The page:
Talk:Network Settings

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Under the "Straightforward" subsection, is that stuff with iptables/netsh strictly necessary? I was able to rig up my standalone sims to be accessible via an external IP without doing any of that - I just set up a port-forwarding rule in my router, edited the region XML files with the appropriate internal and external IP addresses, and then told my client to connect to the external IP address and it worked like a charm (granted I haven't tried connecting from an actual remote computer but I see no reason in principle why that shouldn't work too). Perhaps for networking neophytes like myself there should be a set of as-simple-as-humanly-possible instructions that'll suffice to get a server accessible to the outside world even if not in the most efficient or elegant way. Bryan Derksen 06:11, 18 April 2009 (UTC)

Certainly the section could stand more clarification (the netsh bit is particularly unhelpful). But router capabilities and settings vary, so yes, alternate methods are probably necessary. I'm pretty sure I tried the settings you describe and they didn't help on my setup. I suspect either your router supports loopback (some do; it's the ones that don't that are problematic), or else those external clients wouldn't actually work if you tried them (which is a symptom of the problem).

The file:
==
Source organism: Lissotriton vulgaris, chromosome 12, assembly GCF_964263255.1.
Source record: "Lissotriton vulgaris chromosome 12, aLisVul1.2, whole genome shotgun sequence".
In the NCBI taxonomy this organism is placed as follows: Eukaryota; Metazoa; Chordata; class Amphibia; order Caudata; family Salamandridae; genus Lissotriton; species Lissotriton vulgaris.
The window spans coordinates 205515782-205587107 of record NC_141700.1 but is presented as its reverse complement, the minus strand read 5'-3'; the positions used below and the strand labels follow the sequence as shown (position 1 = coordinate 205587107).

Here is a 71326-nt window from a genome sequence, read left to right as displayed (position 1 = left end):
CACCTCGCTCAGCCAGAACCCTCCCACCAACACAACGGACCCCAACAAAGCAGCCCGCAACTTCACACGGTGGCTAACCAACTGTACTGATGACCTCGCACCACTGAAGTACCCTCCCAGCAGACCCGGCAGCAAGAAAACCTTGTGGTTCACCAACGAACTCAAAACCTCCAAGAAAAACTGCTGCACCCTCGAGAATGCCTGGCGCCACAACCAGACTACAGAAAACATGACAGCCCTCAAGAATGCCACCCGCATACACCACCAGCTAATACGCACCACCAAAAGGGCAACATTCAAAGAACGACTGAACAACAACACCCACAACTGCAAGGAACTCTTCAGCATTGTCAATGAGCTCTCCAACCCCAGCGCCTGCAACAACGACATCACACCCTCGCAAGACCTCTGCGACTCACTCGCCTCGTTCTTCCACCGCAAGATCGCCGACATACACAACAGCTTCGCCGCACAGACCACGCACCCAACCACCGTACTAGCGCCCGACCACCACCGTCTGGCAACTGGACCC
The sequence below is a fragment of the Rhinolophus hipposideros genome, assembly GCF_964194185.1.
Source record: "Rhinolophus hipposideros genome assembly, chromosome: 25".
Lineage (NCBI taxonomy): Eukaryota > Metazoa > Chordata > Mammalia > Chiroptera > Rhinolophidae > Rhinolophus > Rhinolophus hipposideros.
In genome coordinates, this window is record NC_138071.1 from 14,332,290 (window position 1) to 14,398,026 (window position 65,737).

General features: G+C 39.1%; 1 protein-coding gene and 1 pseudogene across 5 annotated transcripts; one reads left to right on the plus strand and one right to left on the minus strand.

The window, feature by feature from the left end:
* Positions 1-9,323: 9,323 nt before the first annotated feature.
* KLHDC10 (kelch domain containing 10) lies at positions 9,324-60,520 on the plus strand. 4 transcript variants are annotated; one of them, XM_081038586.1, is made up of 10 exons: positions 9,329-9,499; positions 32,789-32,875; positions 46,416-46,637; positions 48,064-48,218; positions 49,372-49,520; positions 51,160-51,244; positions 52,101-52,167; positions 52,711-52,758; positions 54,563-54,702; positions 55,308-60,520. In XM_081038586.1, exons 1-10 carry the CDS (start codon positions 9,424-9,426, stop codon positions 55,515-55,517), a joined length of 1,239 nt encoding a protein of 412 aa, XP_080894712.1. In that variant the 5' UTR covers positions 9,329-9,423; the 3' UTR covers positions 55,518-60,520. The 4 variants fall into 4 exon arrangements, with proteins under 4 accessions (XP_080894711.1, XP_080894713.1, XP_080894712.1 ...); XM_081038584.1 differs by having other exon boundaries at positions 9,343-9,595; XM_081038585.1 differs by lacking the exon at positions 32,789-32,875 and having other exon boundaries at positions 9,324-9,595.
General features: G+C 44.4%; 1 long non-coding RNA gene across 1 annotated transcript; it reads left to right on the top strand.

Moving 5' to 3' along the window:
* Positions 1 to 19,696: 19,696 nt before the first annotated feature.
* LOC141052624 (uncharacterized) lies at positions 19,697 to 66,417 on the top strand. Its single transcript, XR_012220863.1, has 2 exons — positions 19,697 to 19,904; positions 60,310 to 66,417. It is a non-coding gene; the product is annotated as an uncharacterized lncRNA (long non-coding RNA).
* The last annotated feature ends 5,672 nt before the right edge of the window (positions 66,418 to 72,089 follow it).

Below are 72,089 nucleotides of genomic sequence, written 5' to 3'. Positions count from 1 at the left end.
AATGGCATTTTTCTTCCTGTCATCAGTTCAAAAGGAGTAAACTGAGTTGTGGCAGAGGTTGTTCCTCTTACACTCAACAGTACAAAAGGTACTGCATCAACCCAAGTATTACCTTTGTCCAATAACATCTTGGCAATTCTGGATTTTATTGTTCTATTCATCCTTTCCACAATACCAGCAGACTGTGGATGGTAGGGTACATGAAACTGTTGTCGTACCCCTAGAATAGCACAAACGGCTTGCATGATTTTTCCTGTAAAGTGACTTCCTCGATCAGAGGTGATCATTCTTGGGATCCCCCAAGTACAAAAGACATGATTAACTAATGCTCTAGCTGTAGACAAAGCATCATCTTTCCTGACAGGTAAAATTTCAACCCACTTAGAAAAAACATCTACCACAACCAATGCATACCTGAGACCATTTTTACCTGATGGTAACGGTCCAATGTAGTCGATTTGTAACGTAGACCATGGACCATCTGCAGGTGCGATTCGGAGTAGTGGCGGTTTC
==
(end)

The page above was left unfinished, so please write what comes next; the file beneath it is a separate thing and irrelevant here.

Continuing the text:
As far as I can tell, the point of the iptables/netsh stuff is to convince each local machine to do for the software they run something similar to what the router does for internet clients. That way, the whole OpenSim package can simply be configured to always expect ordinary external traffic and never needs to know that there are LAN clients as well.
I poked around with netsh a bit. From my dim understanding of how the iptables rules work, I'm guessing that you need to do a netsh routing ip nat command (which puts you in the netsh prompt and moves you down into the routing/ip/nat context), and then do something with either the add addressmapping or add portmapping netsh commands. There may also be an install command necessary.
I've not actually got this to work yet, so the above is mostly written in the interests of giving people a (hopefully) better idea of where to begin than "figure out how this works" does. If anyone figures out the details, please post them. -Dyne 04:00, 9 August 2009 (UTC)
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